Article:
India on Thursday set an end-of-the month deadline for BlackBerry to allow security agencies access to its email and instant messaging or face a ban on the two widely used smartphone services.
India's Ministry of Home Affairs told the country's mobile operators that they would have to close down the two encrypted services if Research in Motion, the Canadian makers of BlackBerry, did not comply with its demands.
"If a technical solution is not provided by August 31, 2010, the government will review the position and take steps to block" the emails and messenger services from the network, a home ministry statement said.
New Delhi, battling insurgencies from Muslim-majority Kashmir in the northwest to the far-flung northeast, has raised fears the heavily encrypted BlackBerry services could be used by militants to communicate.
Islamic militants used mobile and satellite phones to coordinate the Mumbai attacks in 2008 that left 166 people dead.
India is the world's fastest-expanding cellular market and also one of RIM's key growth areas, where it has one million BlackBerry customers.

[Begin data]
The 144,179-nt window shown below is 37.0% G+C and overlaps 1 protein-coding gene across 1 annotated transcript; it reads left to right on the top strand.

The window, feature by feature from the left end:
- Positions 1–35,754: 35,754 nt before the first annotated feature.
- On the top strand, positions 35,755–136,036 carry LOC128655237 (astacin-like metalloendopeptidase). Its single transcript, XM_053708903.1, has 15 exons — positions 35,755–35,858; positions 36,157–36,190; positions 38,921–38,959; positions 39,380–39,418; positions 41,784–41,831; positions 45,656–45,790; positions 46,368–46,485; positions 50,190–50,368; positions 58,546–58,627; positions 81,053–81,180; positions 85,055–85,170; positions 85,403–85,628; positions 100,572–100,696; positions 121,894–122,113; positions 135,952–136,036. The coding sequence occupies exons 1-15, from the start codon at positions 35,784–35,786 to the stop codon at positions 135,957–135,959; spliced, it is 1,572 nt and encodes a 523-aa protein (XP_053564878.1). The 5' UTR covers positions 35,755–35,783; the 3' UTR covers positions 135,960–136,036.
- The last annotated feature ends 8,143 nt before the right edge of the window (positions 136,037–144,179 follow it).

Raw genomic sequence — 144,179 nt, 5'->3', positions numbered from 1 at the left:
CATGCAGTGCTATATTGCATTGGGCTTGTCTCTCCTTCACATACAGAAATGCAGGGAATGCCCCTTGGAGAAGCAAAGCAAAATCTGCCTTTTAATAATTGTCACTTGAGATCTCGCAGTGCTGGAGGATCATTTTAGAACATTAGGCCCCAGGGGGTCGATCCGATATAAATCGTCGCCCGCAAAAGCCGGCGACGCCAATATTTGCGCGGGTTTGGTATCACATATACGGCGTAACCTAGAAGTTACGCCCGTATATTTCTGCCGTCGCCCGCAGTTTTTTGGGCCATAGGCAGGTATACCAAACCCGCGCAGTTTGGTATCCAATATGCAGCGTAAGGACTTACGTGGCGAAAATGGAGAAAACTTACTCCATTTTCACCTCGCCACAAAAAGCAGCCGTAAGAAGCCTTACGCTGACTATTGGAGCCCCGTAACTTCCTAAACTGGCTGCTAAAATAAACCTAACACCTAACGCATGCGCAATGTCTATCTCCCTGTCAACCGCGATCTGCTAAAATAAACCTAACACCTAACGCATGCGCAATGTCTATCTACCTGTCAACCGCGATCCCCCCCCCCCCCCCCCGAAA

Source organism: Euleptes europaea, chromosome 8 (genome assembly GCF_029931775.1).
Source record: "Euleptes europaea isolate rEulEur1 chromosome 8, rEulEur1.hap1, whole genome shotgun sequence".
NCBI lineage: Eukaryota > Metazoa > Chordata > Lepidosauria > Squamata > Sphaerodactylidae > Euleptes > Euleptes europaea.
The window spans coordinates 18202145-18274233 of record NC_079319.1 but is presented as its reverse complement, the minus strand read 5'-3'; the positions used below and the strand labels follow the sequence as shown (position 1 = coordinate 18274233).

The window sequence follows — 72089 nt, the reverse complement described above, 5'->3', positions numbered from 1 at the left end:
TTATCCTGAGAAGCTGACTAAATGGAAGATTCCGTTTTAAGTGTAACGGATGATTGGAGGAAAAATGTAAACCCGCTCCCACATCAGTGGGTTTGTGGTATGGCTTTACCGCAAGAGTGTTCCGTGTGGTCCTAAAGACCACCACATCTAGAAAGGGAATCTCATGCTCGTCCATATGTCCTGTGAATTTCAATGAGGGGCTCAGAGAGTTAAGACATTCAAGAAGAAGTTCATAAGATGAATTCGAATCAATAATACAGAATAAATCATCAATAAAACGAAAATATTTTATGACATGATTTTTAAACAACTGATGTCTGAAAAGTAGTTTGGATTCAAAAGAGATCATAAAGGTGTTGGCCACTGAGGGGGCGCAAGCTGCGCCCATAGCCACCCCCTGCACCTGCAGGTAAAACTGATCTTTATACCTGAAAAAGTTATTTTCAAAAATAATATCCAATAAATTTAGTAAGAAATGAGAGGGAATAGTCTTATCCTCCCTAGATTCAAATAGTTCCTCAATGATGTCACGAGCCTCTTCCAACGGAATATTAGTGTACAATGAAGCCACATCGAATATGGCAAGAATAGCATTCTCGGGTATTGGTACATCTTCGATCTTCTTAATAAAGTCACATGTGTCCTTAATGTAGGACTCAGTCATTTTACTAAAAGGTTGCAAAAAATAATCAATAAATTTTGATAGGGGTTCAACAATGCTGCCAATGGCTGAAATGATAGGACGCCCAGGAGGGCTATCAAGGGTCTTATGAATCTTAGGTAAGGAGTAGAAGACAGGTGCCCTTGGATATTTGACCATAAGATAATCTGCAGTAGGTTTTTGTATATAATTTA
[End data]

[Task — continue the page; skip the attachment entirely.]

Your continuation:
Telecom operators such as Bharti Airtel and Vodafone, which offer BlackBerry services, have a responsibility under India law to ensure security agencies can access all services carried on their networks.
The announcement by the home ministry came after Saudi Arabia on Tuesday postponed indefinitely a deadline for a BlackBerry ban as the ultra-conservative Muslim country reported progress in efforts to find a solution to its security concerns.
The United Arab Emirates has said it will ban BlackBerry messenger, email and web browsing from October 11 for security reasons.
Earlier in the day India's home ministry and the intelligence agencies held a high-level meeting to discuss whether to halt BlackBerry's services if RIM failed to address security concerns.
RIM did not respond to phone calls or emails for comment.
But a top RIM executive paid what a government official described as a "courtesy" call Thursday afternoon on Home Minister P. Chidambaram.
Any suspension would likely leave BlackBerry users with the ability only to telephone and browse the Internet.
Indian officials have suggested creation of an India-based proxy server to let them monitor data transmitted by BlackBerry devices.
Officials have complained that the encrypted messaging system operated by RIM prevents them from monitoring the content.
But RIM says it cannot open up its technology to Indian authorities. It has also noted that all corporate wireless message services have strong encryption, not just BlackBerry.Reuse content